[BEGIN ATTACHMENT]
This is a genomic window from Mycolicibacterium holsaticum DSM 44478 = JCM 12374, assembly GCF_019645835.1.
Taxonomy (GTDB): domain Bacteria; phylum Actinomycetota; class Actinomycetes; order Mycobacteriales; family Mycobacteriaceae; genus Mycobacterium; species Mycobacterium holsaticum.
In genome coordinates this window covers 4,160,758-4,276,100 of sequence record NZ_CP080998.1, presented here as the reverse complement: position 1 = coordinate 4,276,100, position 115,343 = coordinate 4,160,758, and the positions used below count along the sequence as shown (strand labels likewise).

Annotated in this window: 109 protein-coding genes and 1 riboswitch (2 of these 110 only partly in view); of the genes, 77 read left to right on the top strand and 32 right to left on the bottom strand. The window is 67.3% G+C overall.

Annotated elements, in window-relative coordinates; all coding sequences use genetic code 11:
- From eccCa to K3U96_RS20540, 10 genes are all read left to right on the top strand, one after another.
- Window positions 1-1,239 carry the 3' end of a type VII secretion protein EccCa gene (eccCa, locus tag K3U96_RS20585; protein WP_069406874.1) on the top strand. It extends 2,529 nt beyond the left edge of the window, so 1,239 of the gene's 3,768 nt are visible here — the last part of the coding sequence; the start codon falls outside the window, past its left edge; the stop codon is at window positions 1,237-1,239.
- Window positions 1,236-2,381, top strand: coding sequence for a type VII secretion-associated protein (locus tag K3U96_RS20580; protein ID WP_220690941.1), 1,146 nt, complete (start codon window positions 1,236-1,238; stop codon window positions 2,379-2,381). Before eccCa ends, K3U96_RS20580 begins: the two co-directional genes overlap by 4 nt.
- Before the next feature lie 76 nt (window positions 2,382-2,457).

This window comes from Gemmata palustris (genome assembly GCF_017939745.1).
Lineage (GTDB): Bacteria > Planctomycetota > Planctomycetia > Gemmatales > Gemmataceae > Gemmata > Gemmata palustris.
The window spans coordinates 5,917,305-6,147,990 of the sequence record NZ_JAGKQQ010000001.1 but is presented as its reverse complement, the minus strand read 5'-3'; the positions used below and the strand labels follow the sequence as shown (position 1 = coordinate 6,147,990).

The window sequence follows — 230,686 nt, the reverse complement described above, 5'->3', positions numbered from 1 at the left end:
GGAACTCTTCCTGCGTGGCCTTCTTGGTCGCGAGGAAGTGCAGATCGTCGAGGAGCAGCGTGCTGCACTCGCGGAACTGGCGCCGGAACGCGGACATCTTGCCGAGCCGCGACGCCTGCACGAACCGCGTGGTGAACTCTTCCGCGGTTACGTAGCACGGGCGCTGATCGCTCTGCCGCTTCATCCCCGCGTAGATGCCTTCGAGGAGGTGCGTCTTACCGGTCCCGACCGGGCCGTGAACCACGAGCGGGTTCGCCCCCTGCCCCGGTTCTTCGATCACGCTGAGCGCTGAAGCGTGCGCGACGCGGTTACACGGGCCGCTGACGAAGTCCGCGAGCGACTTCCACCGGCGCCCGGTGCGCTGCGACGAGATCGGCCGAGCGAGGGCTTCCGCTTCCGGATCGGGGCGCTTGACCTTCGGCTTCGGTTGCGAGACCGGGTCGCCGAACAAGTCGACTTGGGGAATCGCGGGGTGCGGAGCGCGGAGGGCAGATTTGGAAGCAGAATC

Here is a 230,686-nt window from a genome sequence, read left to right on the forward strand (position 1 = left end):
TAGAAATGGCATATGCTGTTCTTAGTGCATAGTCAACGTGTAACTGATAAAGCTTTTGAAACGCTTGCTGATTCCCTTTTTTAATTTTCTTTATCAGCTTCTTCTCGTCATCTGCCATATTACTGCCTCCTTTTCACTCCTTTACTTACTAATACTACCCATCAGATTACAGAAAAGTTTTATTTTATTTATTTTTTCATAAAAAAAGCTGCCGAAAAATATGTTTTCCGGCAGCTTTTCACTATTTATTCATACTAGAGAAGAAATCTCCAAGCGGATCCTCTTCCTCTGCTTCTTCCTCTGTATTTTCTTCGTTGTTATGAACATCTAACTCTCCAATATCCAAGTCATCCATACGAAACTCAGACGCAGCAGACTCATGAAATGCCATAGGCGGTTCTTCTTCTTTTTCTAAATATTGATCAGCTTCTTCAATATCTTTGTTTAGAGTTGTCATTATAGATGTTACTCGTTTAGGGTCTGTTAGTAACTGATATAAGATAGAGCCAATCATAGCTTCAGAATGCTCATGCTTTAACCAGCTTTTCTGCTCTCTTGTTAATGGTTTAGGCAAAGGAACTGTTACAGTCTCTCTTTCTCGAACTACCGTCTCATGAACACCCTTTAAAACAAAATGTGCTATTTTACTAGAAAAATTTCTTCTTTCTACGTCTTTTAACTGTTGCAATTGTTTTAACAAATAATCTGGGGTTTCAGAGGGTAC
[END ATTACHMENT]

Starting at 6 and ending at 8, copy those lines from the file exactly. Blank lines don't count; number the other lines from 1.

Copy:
- From eccCa to K3U96_RS20540, 10 genes are all read left to right on the top strand, one after another.
- Window positions 1-1,239 carry the 3' end of a type VII secretion protein EccCa gene (eccCa, locus tag K3U96_RS20585; protein WP_069406874.1) on the top strand. It extends 2,529 nt beyond the left edge of the window, so 1,239 of the gene's 3,768 nt are visible here — the last part of the coding sequence; the start codon falls outside the window, past its left edge; the stop codon is at window positions 1,237-1,239.
- Window positions 1,236-2,381, top strand: coding sequence for a type VII secretion-associated protein (locus tag K3U96_RS20580; protein ID WP_220690941.1), 1,146 nt, complete (start codon window positions 1,236-1,238; stop codon window positions 2,379-2,381). Before eccCa ends, K3U96_RS20580 begins: the two co-directional genes overlap by 4 nt.